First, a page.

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This could be the year

By Henry Lamb
web posted January 7, 2002

This may be the year from which there is no turning back. Global governance advocates have been relentlessly advancing their agenda for a generation. Since the collapse of the Berlin Wall, their progress has been astounding. Most of the recommendations of the Commission on Global Governance are nearing implementation. The events scheduled to occur this year may push the world beyond the point of no return.

The Euro became the coin-of-the-realm for 12 European countries on January 1. Ten years in the making, this event homogenizes the European economy - under the control of a central authority. The three European hold-outs, including the United Kingdom, are expected to be forced into the mix sooner or later. This event gives the European Union an economic foundation and justification for its existence. It is a major step toward the regionalization of global governance.

A similar structure is envisioned for the Western hemisphere. NAFTA was a start, and the Free Trade Agreement of the Americas is expected to finish the job. Economic zones are being established in Asia, and all will function under the auspices of the World Trade Organization, which, incidentally, is being consolidated into the direct administrative structure of the United Nations.

The U.N.'s High Level Panel of Financing Development will meet in Monterey, Mexico, March 18 - 22, 2002, to adopt the Panel's report. Among the recommendations are: a World Taxing Authority; global taxes on fossil fuel; global taxes on currency exchange; consolidation of all international finance and development agencies under U.N. authority; global regulation of multinational corporations, and much more.

The International Criminal Court is expected to enter into force this year, having been ratified by 47 of the required 60 nations. This is the first treaty in history to claim authority in nations that have not ratified the treaty. Americans should visit this web site to see that important information, such as the treaty, and a list of nations that have ratified the treaty, is reserved for people who pay to secure a password. The United Nations believes strongly in the control of information.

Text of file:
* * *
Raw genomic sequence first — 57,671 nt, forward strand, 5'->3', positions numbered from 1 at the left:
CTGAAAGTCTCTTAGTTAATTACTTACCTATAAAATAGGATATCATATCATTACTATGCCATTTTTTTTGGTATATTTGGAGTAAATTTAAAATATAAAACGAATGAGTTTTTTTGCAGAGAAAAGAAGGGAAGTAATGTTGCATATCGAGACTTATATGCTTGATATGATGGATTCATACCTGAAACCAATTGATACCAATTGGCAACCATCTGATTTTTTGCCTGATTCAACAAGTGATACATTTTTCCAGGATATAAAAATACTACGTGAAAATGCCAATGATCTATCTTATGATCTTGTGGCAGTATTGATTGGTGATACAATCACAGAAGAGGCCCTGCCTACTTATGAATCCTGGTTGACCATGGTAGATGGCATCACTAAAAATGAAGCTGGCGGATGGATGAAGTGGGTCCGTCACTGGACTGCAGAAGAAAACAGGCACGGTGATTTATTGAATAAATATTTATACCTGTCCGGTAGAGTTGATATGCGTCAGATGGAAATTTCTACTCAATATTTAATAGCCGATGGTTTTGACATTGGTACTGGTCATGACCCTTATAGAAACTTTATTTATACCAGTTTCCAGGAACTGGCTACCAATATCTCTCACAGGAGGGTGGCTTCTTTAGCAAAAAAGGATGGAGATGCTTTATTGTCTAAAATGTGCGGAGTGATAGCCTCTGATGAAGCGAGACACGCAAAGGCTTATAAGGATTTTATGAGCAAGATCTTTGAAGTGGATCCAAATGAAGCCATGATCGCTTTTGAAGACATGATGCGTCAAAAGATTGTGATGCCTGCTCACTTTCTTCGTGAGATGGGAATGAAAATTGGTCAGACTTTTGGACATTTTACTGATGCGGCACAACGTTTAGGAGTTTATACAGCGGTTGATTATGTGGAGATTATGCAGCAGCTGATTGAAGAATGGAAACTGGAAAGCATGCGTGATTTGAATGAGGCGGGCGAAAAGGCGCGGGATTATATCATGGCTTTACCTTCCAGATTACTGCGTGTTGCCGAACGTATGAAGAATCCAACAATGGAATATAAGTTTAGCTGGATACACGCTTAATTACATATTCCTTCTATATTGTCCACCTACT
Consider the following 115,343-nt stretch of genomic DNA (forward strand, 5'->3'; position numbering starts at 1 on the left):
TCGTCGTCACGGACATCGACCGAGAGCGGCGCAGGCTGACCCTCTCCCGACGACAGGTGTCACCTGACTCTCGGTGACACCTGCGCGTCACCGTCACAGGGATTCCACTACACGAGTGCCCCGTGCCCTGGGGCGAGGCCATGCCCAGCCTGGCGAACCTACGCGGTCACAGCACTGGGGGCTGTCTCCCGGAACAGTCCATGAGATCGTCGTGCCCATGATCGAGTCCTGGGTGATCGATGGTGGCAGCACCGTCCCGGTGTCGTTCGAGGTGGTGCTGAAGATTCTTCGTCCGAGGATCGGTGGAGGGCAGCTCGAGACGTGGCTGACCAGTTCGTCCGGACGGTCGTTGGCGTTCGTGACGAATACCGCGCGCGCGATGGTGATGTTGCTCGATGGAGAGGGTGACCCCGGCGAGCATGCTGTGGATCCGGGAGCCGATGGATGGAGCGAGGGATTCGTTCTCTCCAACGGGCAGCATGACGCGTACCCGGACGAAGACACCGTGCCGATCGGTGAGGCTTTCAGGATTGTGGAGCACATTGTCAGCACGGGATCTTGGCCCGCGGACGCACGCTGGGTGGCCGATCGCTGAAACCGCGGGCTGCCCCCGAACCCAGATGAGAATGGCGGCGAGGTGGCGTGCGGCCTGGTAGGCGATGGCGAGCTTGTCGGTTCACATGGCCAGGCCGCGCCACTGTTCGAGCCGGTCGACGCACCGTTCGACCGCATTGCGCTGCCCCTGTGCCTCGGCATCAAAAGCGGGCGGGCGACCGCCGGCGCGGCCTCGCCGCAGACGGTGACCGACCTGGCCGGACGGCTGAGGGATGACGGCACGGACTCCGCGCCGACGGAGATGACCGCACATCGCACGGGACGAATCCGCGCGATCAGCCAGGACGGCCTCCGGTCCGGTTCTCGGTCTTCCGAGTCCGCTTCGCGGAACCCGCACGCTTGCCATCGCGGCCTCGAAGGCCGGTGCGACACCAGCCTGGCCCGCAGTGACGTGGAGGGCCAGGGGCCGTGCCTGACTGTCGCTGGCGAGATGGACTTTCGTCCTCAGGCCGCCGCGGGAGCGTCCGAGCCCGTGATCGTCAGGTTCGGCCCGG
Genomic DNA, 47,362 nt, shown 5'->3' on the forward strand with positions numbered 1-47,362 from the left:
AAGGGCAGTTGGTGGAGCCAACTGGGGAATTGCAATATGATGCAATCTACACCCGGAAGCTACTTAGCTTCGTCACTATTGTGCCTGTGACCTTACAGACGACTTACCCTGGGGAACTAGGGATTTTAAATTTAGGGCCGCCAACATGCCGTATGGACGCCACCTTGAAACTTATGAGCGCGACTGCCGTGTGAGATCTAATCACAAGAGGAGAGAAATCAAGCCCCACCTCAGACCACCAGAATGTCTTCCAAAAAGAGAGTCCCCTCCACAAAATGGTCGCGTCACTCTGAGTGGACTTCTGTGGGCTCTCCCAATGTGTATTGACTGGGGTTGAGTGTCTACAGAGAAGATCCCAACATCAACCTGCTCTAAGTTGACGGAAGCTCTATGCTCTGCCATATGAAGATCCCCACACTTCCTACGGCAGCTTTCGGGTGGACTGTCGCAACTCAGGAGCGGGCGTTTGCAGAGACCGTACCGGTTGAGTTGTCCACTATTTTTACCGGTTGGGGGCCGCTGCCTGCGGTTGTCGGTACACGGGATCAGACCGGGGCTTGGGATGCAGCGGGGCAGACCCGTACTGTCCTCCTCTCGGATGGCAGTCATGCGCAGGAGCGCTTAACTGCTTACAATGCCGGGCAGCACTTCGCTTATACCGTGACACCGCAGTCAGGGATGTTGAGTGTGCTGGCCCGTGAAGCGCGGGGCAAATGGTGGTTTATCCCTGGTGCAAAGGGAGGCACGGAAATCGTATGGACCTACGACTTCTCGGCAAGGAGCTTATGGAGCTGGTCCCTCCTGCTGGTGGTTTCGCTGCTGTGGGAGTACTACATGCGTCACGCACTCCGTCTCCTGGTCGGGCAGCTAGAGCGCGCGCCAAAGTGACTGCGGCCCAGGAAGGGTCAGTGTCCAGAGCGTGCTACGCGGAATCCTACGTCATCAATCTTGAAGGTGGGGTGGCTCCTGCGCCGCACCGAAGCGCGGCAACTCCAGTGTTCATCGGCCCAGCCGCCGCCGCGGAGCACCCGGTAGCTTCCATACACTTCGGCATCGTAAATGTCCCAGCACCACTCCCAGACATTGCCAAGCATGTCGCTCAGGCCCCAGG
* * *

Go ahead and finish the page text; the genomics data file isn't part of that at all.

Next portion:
This new global institution brings implications too horrible to exaggerate. It is authorized to prosecute "crimes against humanity," which it defines. The court is not subject to veto by any other authority, and is unaccountable to any nation or authority. At U.N. meetings, the United States is regularly accused of such "crimes against humanity," as allowing the death penalty, and civilian gun ownership, and allowing citizens to drive gas-guzzling, carbon-spewing SUVs.

The Kyoto Protocol is also expected to enter into force this year, despite rejection by the United States. This international agreement was never about protecting the environment; it has always been an economic instrument through which an agency of the U.N. could regulate the use of fossil fuel energy to effect the transfer of wealth from developed, to developing countries.

There is virtually no chance that the unrealistic targets for emissions reductions can be met, and even if they were met, it would have no effect on global climate. The Protocol sets up intricate mechanisms for the allocation of economic "incentives" and "disincentives" for participants. This, of course, is U.N.-speak for taking from those who have, and giving it to those who have not.

The Earth Charter, first proposed at the 1992 U.N. Conference on Environment and Development (UNCED), was adopted by Maurice Strong's Earth Council, and Mikhail Gorbechev's Green Cross International.

After a decade of systematic promotion, the document is now ready for adoption as the "bible" of the new, evolving world religion.

This year is the 10th anniversary of the UNCED, the event through which the concept of "sustainable development" officially entered the world in the form of "Agenda 21." The celebration, labeled World Summit on Sustainable Development, is scheduled for August 26 through September 4, 2002, in Johannesburg, South Africa. Early estimates say more than 50,000 people will attend.

Preparatory Committees have been meeting for years, developing the agenda and planning for the huge celebration. The last three days are to be devoted to "world leaders," who will adopt the various documents presented at the meeting. Like the Millennium Summit held in New York in 2000, this body of world leaders has no official authority, but its actions are taken by the U.N. as moral authority to move the U.N. agenda forward.

The U.N. agenda is an action plan for the implementation of global governance. The events scheduled for this year are designed to give meaning, definition, and enforcement authority to a world wide system of governance which has no tolerance for the principles of freedom on which the United States was founded. This could well be the year history will record as the point in time when world government became a reality.

Henry Lamb is the executive vice president of the Environmental Conservation Organization, and chairman of Sovereignty International.

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